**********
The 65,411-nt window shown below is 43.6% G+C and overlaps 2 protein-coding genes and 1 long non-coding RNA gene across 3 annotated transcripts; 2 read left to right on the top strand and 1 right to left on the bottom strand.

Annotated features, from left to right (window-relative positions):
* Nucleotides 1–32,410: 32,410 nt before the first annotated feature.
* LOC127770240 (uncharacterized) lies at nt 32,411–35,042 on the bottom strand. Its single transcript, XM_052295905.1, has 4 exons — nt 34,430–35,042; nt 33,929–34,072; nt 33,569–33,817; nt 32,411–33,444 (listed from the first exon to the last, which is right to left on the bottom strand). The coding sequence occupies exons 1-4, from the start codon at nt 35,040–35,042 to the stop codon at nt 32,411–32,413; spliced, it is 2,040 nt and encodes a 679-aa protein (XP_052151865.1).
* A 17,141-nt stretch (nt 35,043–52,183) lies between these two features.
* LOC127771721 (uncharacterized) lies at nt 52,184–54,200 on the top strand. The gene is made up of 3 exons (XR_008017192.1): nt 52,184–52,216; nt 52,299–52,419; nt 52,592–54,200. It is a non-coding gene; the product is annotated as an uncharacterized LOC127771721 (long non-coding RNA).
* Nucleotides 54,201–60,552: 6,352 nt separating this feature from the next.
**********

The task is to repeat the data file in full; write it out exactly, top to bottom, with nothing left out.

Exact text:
The 65,411-nt window shown below is 43.6% G+C and overlaps 2 protein-coding genes and 1 long non-coding RNA gene across 3 annotated transcripts; 2 read left to right on the top strand and 1 right to left on the bottom strand.

Annotated features, from left to right (window-relative positions):
* Nucleotides 1–32,410: 32,410 nt before the first annotated feature.
* LOC127770240 (uncharacterized) lies at nt 32,411–35,042 on the bottom strand. Its single transcript, XM_052295905.1, has 4 exons — nt 34,430–35,042; nt 33,929–34,072; nt 33,569–33,817; nt 32,411–33,444 (listed from the first exon to the last, which is right to left on the bottom strand). The coding sequence occupies exons 1-4, from the start codon at nt 35,040–35,042 to the stop codon at nt 32,411–32,413; spliced, it is 2,040 nt and encodes a 679-aa protein (XP_052151865.1).
* A 17,141-nt stretch (nt 35,043–52,183) lies between these two features.
* LOC127771721 (uncharacterized) lies at nt 52,184–54,200 on the top strand. The gene is made up of 3 exons (XR_008017192.1): nt 52,184–52,216; nt 52,299–52,419; nt 52,592–54,200. It is a non-coding gene; the product is annotated as an uncharacterized LOC127771721 (long non-coding RNA).
* Nucleotides 54,201–60,552: 6,352 nt separating this feature from the next.